Harvard University - Department of Statistics
The supposed decline of the U.S. educational system, including its causes and solutions, has been a popular topic of debate in recent years. Part of the difficulty in resolving this debate is the lack of solid empirical evidence regarding the true impact of educational initiatives. For example, educational researchers rarely are able to engage in controlled, randomized experiments. The efficacy of so-called "school choice" programs has been a particularly contentious issue. A current multi-million dollar evaluation of the New York School Choice Scholarship Program (NYSCSP) endeavors to shed some light on this issue. This study can be favorably contrasted with other school choice evaluations in terms of the thought that went into the randomized experimental design (a completely new design, the Propensity Matched Pairs Design, is being implemented) and the rigorous data collection and compliance-encouraging efforts. At first appearance, it would appear that the evaluation of the NYSCSP could proceed without undue statistical complexity. Unfortunately, this program evaluation, as is common in studies with human subjects, suffers from some complications:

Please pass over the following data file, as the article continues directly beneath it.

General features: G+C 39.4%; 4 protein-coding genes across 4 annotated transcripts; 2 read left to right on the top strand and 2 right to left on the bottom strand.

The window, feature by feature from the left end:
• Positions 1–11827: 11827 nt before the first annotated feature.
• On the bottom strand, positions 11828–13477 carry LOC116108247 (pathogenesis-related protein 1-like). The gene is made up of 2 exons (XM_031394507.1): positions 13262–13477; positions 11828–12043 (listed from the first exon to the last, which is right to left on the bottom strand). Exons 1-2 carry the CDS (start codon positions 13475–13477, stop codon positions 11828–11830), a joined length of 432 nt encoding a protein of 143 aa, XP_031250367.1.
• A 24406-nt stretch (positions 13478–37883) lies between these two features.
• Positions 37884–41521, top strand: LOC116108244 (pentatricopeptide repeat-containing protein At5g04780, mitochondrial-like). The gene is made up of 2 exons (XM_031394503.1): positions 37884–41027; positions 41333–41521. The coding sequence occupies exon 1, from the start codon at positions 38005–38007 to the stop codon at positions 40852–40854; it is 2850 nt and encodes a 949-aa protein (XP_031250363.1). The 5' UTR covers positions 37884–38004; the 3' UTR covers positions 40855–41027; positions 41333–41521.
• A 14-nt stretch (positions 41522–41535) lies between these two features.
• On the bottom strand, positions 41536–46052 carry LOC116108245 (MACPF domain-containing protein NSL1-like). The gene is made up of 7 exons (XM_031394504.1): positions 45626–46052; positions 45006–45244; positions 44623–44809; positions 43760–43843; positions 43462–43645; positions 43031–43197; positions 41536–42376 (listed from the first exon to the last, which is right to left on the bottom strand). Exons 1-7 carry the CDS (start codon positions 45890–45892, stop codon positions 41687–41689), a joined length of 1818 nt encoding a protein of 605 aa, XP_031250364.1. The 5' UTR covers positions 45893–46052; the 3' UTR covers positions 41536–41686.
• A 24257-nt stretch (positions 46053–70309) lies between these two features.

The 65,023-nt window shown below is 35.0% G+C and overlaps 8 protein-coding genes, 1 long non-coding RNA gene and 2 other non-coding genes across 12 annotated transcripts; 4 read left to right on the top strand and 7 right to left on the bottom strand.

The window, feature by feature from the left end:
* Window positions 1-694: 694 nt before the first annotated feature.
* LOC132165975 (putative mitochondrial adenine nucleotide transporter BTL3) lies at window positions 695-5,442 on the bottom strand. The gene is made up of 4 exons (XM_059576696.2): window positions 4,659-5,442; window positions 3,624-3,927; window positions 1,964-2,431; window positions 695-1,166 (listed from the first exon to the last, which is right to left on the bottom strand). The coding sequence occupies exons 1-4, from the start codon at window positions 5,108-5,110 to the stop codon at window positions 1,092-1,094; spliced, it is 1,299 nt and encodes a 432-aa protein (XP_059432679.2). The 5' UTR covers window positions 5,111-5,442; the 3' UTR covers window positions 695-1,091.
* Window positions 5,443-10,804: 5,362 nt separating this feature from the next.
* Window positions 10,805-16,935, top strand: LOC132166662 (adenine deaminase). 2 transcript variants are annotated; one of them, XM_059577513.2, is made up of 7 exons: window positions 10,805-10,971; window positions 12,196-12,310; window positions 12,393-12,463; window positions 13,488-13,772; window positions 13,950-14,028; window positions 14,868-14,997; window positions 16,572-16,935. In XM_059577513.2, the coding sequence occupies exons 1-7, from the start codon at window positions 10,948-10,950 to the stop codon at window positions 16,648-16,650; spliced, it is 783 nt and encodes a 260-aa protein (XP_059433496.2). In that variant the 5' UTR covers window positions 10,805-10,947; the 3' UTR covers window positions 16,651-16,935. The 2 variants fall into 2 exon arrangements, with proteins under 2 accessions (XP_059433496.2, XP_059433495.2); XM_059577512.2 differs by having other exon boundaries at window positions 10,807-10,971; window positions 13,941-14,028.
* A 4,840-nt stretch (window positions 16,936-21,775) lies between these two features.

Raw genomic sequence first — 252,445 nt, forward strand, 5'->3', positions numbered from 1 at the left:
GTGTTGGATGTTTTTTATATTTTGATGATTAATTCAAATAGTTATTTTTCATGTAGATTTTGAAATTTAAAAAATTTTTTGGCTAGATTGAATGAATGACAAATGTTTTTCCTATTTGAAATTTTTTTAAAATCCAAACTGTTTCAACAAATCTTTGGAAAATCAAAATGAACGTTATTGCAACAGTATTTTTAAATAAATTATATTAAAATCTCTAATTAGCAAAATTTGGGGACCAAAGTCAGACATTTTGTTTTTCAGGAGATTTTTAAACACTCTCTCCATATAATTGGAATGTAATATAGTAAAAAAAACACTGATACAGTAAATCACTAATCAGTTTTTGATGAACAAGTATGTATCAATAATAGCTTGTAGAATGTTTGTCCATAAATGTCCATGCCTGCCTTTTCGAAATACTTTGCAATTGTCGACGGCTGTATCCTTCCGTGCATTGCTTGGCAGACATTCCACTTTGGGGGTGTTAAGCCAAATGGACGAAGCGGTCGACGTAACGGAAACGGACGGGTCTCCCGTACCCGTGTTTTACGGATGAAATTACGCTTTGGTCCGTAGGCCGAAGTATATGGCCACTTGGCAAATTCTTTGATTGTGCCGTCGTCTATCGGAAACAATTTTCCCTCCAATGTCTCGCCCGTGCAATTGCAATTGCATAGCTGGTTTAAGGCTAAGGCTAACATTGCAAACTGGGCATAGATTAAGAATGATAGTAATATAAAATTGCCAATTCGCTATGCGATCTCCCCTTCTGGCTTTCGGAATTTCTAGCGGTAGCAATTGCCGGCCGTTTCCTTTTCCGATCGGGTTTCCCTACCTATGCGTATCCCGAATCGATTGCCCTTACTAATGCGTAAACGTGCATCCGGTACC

a) Non-compliance. Approximately 25% of children who were awarded scholarships decided not to use them and approximately 10% of those not awarded scholarship attended private school anyway.
b) Missing data. Some parents failed to complete fully survey information. Some children were did not take pre-tests. Some children failed to show up for post-tests. Levels of missing data range approximately from 3 to 50% across variables.
Work by Frangakis and Rubin (1997) has revealed the severe threats to valid estimates of experimental effects that can exist in the presence of non-compliance and missing data, even for estimation of simple intention-to-treat effects.
The evaluation of the NY School Choice Scholarship Program is a prime example of the bridge between observational studies and randomized designs. Non-compliance and missing data force researchers to make assumptions similar to those made in good observational studies in order to return it to the ideal of perfectly controlled randomized experiment template. The Bayesian methodology used is an extension of the standard IV methodology which also allows for proper treatment of missing data (with more reasonable assumptions than those needed for naive treatment of missing data).